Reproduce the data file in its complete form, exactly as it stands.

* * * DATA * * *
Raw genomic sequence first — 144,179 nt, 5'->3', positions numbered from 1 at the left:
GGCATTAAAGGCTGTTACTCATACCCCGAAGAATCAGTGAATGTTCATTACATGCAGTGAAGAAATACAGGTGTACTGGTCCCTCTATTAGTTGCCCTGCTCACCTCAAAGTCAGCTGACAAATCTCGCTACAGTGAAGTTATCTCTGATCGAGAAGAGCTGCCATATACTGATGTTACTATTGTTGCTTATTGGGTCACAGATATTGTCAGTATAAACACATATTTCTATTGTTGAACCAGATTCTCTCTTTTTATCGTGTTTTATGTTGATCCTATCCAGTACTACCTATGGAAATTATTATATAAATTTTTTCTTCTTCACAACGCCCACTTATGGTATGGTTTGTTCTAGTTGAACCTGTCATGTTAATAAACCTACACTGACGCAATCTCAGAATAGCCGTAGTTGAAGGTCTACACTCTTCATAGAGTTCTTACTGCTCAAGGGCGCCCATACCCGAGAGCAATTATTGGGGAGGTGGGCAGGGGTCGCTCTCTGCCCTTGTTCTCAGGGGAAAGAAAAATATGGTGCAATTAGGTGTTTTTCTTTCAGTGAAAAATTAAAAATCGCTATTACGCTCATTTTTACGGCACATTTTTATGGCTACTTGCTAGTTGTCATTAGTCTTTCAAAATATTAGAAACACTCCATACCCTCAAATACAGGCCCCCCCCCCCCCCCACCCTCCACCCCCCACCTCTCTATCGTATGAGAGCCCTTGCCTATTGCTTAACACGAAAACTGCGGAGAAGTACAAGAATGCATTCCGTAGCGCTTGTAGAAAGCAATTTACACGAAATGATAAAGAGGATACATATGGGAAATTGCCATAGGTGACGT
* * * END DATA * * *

Raw genomic sequence first — 144,179 nt, 5'->3', positions numbered from 1 at the left:
GGCATTAAAGGCTGTTACTCATACCCCGAAGAATCAGTGAATGTTCATTACATGCAGTGAAGAAATACAGGTGTACTGGTCCCTCTATTAGTTGCCCTGCTCACCTCAAAGTCAGCTGACAAATCTCGCTACAGTGAAGTTATCTCTGATCGAGAAGAGCTGCCATATACTGATGTTACTATTGTTGCTTATTGGGTCACAGATATTGTCAGTATAAACACATATTTCTATTGTTGAACCAGATTCTCTCTTTTTATCGTGTTTTATGTTGATCCTATCCAGTACTACCTATGGAAATTATTATATAAATTTTTTCTTCTTCACAACGCCCACTTATGGTATGGTTTGTTCTAGTTGAACCTGTCATGTTAATAAACCTACACTGACGCAATCTCAGAATAGCCGTAGTTGAAGGTCTACACTCTTCATAGAGTTCTTACTGCTCAAGGGCGCCCATACCCGAGAGCAATTATTGGGGAGGTGGGCAGGGGTCGCTCTCTGCCCTTGTTCTCAGGGGAAAGAAAAATATGGTGCAATTAGGTGTTTTTCTTTCAGTGAAAAATTAAAAATCGCTATTACGCTCATTTTTACGGCACATTTTTATGGCTACTTGCTAGTTGTCATTAGTCTTTCAAAATATTAGAAACACTCCATACCCTCAAATACAGGCCCCCCCCCCCCCCCACCCTCCACCCCCCACCTCTCTATCGTATGAGAGCCCTTGCCTATTGCTTAACACGAAAACTGCGGAGAAGTACAAGAATGCATTCCGTAGCGCTTGTAGAAAGCAATTTACACGAAATGATAAAGAGGATACATATGGGAAATTGCCATAGGTGACGT